8. Restitution

Restitution requires the offender to compensate the victim for any monetary loss or any quantifiable damage to, or loss, of property. The court can order restitution as a condition of probation, where probation is the appropriate sentence, or as an additional sentence (a stand-alone restitution order), which allows the victim to file the order in civil court and enforce it civilly if not paid. The following discussion of restitution considers the current use of restitution, difficulties with enforcement, and obstacles to requesting restitution.

Use of Restitution

When asked if they generally request that restitution be paid to a victim, when appropriate, most Crown Attorneys (89%) reported that they do. To determine views on when restitution should be requested, Crown Attorneys were asked what considerations motivate their decision to request restitution. According to results from the survey of Crown Attorneys, the Crown Attorney's decision to request restitution is motivated primarily by the ability to quantify the losses (86%), but also by the victim's desire for restitution (64%) and by the offender's ability to pay (55%). In interviews, several Crown Attorneys observed that there is little point in requesting restitution if the offender has no income or is going to be incarcerated, although several said that they do not always know the offender's financial situation and therefore request restitution in all cases where the losses are quantifiable.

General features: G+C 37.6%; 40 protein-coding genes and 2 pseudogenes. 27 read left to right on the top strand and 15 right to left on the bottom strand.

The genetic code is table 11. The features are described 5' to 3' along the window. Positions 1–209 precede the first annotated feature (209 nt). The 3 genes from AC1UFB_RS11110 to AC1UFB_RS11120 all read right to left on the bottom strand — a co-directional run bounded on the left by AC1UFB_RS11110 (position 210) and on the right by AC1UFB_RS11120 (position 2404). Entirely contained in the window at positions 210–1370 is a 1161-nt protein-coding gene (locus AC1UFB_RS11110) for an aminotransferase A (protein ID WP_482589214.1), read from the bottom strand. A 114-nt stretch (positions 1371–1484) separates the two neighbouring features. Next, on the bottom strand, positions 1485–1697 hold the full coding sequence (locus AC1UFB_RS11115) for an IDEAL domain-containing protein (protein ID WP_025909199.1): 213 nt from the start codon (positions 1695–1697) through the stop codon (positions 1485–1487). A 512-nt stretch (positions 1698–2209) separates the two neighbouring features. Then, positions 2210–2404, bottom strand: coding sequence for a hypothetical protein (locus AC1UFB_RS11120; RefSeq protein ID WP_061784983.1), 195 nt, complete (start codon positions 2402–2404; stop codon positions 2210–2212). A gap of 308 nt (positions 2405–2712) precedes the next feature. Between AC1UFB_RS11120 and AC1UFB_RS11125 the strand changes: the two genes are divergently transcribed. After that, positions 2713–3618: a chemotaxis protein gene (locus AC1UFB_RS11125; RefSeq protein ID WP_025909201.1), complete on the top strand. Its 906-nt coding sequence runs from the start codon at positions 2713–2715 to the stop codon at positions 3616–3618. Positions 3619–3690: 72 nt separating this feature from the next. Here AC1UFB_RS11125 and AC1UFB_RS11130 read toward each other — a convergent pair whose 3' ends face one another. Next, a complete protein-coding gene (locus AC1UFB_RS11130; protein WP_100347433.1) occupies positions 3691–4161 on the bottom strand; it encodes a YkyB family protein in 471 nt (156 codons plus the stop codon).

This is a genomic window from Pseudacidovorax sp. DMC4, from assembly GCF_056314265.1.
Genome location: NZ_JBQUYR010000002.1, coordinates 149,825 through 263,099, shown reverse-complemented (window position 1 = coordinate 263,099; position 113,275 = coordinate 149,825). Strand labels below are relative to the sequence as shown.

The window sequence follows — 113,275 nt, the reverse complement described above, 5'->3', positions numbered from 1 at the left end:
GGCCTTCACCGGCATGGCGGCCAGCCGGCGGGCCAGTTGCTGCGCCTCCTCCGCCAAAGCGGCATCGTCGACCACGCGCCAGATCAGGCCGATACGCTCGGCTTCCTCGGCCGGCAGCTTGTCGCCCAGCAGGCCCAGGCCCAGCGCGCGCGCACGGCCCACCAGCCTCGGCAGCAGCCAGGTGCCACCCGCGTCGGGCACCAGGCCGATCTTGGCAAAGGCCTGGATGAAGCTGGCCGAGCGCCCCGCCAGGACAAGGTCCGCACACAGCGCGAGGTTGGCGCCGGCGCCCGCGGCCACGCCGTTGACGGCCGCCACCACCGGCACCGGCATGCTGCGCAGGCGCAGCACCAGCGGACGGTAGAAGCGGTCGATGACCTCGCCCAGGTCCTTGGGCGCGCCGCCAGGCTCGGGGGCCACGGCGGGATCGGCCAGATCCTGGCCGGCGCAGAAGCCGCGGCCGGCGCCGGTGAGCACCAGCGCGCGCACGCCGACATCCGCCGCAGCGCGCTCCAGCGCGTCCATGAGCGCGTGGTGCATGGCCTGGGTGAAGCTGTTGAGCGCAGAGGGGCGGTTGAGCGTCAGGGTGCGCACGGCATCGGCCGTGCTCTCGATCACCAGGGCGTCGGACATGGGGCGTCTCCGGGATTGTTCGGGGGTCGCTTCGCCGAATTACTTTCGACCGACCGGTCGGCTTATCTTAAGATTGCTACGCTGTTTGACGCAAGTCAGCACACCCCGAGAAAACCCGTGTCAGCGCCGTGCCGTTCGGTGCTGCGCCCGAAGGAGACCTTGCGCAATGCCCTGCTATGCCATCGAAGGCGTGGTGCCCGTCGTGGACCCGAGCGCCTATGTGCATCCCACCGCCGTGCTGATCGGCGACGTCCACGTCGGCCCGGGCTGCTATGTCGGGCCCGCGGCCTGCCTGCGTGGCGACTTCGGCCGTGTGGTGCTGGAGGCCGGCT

The use of restitution among Crown Attorneys is shown in Table 17.

  Crown Attorneys (N=188) Defence Counsel (N=185)
Do you generally request, when appropriate, that restitution be paid? Do you generally agree to requests for restitution?
Yes 89% 78%
No 9% 20%
No response 2% 2%

Two-thirds (68%) of Crown Attorneys reported that judges usually grant requests for restitution. In interviews, they prefaced this response with the proviso that judges usually grant restitution when the offender has the ability to pay, although the judge sometimes reduces the amount in consideration of the offender's circumstances.

Problems with Enforcement